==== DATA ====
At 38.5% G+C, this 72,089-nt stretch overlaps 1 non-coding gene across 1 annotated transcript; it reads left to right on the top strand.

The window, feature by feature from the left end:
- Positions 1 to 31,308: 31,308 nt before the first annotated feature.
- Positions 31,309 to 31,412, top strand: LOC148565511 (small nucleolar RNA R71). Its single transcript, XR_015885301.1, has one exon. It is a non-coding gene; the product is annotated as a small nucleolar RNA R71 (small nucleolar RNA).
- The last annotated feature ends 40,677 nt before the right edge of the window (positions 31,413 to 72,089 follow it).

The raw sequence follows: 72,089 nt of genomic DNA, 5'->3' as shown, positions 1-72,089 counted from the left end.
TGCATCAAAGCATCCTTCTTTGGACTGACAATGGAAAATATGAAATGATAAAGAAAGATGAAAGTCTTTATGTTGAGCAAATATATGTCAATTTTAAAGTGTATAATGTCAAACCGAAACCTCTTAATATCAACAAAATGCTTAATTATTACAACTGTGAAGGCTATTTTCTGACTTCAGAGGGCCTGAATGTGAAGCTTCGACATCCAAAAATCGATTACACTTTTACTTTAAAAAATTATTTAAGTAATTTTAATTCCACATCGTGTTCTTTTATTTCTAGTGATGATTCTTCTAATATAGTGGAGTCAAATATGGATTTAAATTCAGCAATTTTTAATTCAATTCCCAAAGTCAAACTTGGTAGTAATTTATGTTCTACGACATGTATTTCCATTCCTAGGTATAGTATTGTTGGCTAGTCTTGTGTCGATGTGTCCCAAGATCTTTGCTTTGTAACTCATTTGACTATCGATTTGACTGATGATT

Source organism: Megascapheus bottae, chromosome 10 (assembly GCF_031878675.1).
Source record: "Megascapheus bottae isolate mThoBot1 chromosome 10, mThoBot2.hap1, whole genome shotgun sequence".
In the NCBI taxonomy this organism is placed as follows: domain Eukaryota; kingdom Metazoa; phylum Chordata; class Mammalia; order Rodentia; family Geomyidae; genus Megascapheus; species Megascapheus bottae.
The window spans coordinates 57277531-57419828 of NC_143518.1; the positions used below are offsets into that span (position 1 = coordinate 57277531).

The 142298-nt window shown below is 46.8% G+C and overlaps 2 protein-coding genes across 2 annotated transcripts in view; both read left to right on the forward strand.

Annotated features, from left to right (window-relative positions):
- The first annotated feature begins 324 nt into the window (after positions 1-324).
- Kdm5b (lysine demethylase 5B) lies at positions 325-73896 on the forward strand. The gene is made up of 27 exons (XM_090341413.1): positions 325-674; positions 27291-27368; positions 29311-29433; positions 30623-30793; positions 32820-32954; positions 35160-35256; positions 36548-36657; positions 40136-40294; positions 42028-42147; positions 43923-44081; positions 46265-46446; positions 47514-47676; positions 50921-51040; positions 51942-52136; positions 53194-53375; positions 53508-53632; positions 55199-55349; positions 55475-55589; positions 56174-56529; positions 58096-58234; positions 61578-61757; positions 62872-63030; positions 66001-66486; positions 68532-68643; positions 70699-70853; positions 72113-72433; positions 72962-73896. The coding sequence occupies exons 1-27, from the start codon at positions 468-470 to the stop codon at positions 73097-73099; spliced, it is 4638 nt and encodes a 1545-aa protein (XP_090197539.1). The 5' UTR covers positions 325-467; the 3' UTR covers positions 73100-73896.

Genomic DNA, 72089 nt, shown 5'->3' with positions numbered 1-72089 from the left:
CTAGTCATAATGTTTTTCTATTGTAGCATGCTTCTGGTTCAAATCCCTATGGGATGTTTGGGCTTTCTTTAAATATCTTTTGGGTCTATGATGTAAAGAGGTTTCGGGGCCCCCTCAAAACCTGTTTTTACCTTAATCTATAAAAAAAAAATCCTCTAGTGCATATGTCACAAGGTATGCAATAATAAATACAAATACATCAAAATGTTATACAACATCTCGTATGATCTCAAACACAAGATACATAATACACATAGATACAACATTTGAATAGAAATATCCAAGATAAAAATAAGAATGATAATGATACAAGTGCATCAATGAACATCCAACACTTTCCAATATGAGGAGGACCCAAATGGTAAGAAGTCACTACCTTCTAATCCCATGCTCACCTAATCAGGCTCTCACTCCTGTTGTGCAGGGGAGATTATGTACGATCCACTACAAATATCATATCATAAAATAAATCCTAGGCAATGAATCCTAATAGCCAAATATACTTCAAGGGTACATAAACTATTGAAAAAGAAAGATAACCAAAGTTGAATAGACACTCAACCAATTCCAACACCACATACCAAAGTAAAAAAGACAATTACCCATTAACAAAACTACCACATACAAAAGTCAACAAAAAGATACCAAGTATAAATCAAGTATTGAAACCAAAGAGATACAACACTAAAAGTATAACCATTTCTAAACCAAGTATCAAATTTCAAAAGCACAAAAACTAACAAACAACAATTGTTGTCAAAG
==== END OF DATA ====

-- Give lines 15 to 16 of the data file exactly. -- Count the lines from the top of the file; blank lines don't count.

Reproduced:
- Kdm5b (lysine demethylase 5B) lies at positions 325-73896 on the forward strand. The gene is made up of 27 exons (XM_090341413.1): positions 325-674; positions 27291-27368; positions 29311-29433; positions 30623-30793; positions 32820-32954; positions 35160-35256; positions 36548-36657; positions 40136-40294; positions 42028-42147; positions 43923-44081; positions 46265-46446; positions 47514-47676; positions 50921-51040; positions 51942-52136; positions 53194-53375; positions 53508-53632; positions 55199-55349; positions 55475-55589; positions 56174-56529; positions 58096-58234; positions 61578-61757; positions 62872-63030; positions 66001-66486; positions 68532-68643; positions 70699-70853; positions 72113-72433; positions 72962-73896. The coding sequence occupies exons 1-27, from the start codon at positions 468-470 to the stop codon at positions 73097-73099; spliced, it is 4638 nt and encodes a 1545-aa protein (XP_090197539.1). The 5' UTR covers positions 325-467; the 3' UTR covers positions 73100-73896.

Genomic DNA, 72089 nt, shown 5'->3' with positions numbered 1-72089 from the left: